While there is a wide array of assets that may be made part of a revocable trust, sometimes there are special types of assets like firearms that requires special language to ensure that you do not inadvertently place a family member or loved one who you name as a beneficiary of federal law. The legal rules regarding the transfer and ownership of a firearm under the National Firearm Act (NFA) make it important to use a NFA trust (otherwise known as a “Gun Trust”) when you die if you wish to avoid creating problems in terms of succession of your firearms.
Because most revocable trusts deal with financial assets, real property and routine types of personal property but not the type of property that is subject to extensive regulations in terms of the ownership, possession or transfer like a gun. A gun trust provides a mechanism for passing down a collectors of firearms to pass them to family members without violating laws that regulate firearms.
There is an increasing interest in gun trusts given the current political debate over stricter firearm restrictions because a properly created firearm trust may provide some protection to owners of firearms and their heirs from future gun control laws. While it appears that the fervor by President Obama and Democrats to enact more stringent firearm restrictions looks headed for defeat, existing laws already potentially place parties in legal jeopardy when a properly constructed NFA trust is not created.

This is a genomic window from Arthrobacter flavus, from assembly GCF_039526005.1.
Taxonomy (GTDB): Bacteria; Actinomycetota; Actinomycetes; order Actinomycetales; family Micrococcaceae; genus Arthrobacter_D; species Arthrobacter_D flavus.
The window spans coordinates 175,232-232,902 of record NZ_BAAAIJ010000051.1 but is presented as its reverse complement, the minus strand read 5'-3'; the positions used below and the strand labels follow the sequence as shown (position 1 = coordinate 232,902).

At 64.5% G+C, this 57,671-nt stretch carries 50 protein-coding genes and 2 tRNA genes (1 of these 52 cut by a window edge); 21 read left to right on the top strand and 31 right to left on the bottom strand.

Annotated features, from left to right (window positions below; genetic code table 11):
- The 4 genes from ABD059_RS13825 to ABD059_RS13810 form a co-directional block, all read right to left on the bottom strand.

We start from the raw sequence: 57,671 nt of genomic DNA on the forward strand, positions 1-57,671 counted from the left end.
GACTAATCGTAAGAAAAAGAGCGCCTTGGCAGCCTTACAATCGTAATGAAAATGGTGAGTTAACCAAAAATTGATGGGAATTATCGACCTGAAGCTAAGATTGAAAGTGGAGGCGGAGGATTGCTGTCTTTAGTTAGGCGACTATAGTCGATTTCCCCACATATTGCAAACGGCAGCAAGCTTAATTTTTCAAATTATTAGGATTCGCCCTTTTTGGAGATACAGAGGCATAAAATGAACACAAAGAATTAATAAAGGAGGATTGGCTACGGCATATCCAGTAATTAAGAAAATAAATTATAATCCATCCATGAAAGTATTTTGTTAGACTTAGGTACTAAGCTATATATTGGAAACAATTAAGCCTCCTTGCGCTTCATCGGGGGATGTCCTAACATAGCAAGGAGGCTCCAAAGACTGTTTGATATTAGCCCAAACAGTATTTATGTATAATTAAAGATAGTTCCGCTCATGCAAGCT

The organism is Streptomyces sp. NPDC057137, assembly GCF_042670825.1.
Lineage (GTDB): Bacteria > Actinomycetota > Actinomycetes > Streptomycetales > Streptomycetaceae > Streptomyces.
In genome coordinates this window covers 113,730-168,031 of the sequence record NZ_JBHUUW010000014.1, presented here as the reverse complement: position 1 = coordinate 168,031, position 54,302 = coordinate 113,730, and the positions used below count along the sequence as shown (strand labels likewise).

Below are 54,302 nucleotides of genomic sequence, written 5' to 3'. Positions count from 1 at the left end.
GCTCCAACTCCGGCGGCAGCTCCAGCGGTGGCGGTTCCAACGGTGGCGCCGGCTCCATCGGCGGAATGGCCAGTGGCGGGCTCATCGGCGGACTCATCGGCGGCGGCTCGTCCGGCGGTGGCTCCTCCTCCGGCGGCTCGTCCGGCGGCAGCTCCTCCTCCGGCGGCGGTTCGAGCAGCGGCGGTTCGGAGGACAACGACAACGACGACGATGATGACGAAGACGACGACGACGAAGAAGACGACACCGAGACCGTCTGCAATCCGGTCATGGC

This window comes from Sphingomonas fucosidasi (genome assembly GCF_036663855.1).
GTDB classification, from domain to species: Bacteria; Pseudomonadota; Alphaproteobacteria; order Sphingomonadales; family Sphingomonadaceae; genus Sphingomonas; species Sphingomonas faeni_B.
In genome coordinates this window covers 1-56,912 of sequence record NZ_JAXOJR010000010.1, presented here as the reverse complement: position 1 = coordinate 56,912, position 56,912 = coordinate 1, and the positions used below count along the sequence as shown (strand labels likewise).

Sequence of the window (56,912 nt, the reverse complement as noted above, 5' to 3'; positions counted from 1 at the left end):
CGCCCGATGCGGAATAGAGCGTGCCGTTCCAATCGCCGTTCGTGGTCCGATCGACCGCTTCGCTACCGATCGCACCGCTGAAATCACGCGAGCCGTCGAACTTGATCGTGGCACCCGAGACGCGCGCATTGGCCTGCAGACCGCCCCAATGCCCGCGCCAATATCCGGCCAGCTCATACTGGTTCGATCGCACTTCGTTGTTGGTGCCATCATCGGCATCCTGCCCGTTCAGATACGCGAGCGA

By way of example, those with a felony conviction or those approved to use medical marijuana are prohibited from gun ownership under federal law. When firearms are passed to beneficiaries who are not legally authorized to own a gun, the beneficiary is immediately placed in a legally precarious position. However, a properly created firearm trust can prevent these legal complications because the trust owns the firearm not the beneficiary of the trust.
Gun Trusts also provide a legal means for firearms collectors to purchase weapons, such as short barreled shotguns and machine guns without the necessity of obtaining the approval of local law enforcement authorities like individual buyers. According to federal authorities, there has been a substantial growth in the number of gun trusts for this purpose in recent years. The number of transfers of these types of restricted firearms to trusts and similar entities rose from 26,376 to 39,354 during a recent one year period.
If you are considering a gun trust, it is important to recognize that the documents must be drafted so that they comply with both the state requirements for all revocable trust as well as contain special provisions that related to laws regulating firearms. The transfer of ownership must from the creator of the trust to the trust must also be successfully executed for the firearm trust to be effective.
The above information is designed solely to illustrate general principles of law, and does not constitute a specific legal opinion on individual cases. We suggest that you contact experienced legal counsel for a specific opinion tailored to your individual circumstances.
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Gun collectors and firearms enthusiasts should take special steps to protect their legacy and to prevent legal complications for their family members when leaving firearms to their loved ones. If you have estate planning questions or concerns, the experienced New Mexico Estate Planning Lawyers at Jay Goodman & Associates, PC offers a free consultation in our centrally located offices in Santa Fe and Albuquerque so that we can discuss your options. Call us today to schedule your free consultation at (505) 989-8117 to learn about your rights and options.